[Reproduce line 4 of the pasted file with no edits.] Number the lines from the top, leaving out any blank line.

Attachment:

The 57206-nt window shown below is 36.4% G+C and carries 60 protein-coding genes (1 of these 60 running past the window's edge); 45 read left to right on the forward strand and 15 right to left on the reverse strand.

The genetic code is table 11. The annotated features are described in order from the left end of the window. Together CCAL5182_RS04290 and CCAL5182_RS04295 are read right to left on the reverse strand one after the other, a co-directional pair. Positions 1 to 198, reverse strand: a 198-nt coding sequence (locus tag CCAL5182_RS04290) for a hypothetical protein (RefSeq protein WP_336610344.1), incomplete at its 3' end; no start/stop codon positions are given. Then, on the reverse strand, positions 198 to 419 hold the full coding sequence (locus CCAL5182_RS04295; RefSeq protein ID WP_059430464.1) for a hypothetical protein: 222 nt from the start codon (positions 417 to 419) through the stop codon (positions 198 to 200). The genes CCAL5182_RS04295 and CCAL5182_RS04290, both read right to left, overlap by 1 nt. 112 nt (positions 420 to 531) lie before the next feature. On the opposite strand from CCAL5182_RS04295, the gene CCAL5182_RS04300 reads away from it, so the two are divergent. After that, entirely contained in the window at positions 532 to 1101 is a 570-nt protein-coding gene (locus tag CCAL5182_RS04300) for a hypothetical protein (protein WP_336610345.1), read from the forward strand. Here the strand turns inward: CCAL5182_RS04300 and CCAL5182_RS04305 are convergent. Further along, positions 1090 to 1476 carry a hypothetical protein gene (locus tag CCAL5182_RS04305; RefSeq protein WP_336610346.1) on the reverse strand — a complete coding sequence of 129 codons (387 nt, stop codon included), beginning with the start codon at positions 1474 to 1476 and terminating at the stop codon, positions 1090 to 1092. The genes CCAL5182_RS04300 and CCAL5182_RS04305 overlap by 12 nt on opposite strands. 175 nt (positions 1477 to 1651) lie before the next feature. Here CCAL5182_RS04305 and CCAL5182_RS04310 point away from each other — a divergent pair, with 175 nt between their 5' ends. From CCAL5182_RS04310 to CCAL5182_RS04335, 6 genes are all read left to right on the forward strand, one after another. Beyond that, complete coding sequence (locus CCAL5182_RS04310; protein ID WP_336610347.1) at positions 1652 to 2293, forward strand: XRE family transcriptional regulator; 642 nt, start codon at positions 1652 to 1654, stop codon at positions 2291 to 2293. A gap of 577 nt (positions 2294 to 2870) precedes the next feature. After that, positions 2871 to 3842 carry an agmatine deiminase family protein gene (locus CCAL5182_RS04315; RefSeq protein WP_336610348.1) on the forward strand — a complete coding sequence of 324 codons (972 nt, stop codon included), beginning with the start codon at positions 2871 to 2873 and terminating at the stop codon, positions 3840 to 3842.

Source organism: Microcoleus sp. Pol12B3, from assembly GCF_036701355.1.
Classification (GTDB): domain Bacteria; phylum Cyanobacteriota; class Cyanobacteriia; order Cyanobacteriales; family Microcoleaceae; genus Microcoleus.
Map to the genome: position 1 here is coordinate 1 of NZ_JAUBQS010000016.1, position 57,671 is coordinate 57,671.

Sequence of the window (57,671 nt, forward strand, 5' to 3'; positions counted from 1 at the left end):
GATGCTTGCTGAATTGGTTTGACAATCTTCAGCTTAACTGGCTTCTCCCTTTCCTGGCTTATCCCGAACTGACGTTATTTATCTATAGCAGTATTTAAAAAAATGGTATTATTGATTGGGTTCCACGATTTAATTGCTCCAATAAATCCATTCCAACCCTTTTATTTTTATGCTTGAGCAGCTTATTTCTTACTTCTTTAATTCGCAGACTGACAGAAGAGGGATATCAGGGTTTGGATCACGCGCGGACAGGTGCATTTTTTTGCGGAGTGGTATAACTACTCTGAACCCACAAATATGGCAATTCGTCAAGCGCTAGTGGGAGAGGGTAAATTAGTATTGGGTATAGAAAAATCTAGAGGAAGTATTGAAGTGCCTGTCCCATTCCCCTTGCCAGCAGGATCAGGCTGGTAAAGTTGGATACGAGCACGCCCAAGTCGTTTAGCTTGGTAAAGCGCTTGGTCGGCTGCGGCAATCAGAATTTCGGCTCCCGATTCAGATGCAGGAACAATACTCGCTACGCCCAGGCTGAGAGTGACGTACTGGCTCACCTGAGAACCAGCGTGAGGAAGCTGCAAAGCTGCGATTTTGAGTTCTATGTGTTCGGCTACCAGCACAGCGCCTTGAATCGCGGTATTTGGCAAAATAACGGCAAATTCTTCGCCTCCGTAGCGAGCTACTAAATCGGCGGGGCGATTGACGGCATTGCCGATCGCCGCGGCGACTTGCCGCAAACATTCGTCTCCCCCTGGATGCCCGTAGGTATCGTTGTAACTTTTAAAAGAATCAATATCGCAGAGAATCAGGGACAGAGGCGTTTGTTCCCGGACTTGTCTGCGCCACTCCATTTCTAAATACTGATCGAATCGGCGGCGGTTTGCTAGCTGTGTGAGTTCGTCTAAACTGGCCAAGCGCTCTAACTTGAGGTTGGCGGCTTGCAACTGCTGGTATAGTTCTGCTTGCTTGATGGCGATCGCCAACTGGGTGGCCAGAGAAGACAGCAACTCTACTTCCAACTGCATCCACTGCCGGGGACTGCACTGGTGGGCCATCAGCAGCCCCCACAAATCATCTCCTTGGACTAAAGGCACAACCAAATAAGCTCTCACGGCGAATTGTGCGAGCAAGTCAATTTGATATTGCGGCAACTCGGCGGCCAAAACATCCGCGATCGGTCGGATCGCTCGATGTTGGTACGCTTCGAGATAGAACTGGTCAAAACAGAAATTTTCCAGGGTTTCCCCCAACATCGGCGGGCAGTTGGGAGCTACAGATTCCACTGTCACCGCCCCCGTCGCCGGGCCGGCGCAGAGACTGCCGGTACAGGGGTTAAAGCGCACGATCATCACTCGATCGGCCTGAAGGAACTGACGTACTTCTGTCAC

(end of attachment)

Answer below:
Classification (GTDB): domain Bacteria; phylum Cyanobacteriota; class Cyanobacteriia; order Cyanobacteriales; family Microcoleaceae; genus Microcoleus.